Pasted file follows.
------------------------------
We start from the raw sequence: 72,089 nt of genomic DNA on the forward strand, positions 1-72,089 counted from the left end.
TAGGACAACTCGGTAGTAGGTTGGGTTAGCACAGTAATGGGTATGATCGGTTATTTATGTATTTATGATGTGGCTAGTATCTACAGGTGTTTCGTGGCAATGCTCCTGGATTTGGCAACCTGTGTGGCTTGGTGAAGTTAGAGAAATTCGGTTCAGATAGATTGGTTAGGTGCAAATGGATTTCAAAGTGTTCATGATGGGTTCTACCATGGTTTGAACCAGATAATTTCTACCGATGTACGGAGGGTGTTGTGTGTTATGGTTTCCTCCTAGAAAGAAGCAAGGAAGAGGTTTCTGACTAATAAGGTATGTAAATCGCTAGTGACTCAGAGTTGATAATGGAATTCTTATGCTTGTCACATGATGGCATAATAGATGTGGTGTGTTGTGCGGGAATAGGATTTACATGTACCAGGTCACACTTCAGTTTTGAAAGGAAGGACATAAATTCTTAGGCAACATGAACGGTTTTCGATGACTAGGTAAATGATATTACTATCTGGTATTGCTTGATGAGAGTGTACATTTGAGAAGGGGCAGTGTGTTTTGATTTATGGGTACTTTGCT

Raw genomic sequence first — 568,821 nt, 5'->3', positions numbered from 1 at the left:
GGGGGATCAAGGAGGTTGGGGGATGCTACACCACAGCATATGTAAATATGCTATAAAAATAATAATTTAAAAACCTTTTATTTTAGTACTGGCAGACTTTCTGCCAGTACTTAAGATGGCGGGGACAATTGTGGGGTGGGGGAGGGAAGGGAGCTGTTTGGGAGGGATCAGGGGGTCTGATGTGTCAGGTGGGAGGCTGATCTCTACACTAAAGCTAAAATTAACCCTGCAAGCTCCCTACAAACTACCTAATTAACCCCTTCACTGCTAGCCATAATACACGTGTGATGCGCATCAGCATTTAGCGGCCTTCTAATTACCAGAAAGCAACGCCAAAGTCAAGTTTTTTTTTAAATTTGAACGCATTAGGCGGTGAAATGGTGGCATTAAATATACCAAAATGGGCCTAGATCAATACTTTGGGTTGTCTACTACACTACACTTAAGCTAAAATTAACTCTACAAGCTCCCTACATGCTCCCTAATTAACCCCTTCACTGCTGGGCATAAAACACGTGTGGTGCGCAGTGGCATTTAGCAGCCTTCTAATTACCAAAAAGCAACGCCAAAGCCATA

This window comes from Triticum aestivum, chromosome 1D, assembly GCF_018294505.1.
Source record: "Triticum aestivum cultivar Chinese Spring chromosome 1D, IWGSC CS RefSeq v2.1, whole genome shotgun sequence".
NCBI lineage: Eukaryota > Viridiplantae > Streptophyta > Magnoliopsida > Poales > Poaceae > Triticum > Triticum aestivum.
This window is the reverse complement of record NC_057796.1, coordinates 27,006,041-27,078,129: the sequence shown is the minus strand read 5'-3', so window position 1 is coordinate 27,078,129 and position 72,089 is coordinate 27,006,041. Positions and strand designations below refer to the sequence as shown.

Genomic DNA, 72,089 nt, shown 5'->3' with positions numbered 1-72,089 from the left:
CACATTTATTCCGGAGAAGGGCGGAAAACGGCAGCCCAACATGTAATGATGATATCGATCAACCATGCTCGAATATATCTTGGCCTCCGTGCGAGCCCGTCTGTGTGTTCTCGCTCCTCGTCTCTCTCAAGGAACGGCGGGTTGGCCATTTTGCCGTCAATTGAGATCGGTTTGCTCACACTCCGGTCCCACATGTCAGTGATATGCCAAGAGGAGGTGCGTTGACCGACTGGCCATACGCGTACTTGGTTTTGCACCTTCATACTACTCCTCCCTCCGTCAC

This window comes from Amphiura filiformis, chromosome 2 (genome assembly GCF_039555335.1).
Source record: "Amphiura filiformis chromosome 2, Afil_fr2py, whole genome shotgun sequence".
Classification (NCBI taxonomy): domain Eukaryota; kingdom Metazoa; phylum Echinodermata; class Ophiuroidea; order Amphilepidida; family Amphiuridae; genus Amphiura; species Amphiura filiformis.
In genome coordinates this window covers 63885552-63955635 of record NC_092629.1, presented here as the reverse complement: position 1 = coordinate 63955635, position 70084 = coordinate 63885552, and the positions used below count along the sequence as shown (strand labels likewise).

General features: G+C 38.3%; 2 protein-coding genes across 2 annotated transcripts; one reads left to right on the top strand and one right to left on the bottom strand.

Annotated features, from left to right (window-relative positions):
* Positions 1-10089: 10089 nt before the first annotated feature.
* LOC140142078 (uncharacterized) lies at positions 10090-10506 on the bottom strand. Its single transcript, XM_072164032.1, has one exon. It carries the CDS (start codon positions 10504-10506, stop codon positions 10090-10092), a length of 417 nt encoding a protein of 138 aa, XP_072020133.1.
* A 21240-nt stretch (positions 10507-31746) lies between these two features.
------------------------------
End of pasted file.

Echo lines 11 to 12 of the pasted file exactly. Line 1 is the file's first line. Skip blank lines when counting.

This window comes from Amphiura filiformis, chromosome 2 (genome assembly GCF_039555335.1).
Source record: "Amphiura filiformis chromosome 2, Afil_fr2py, whole genome shotgun sequence".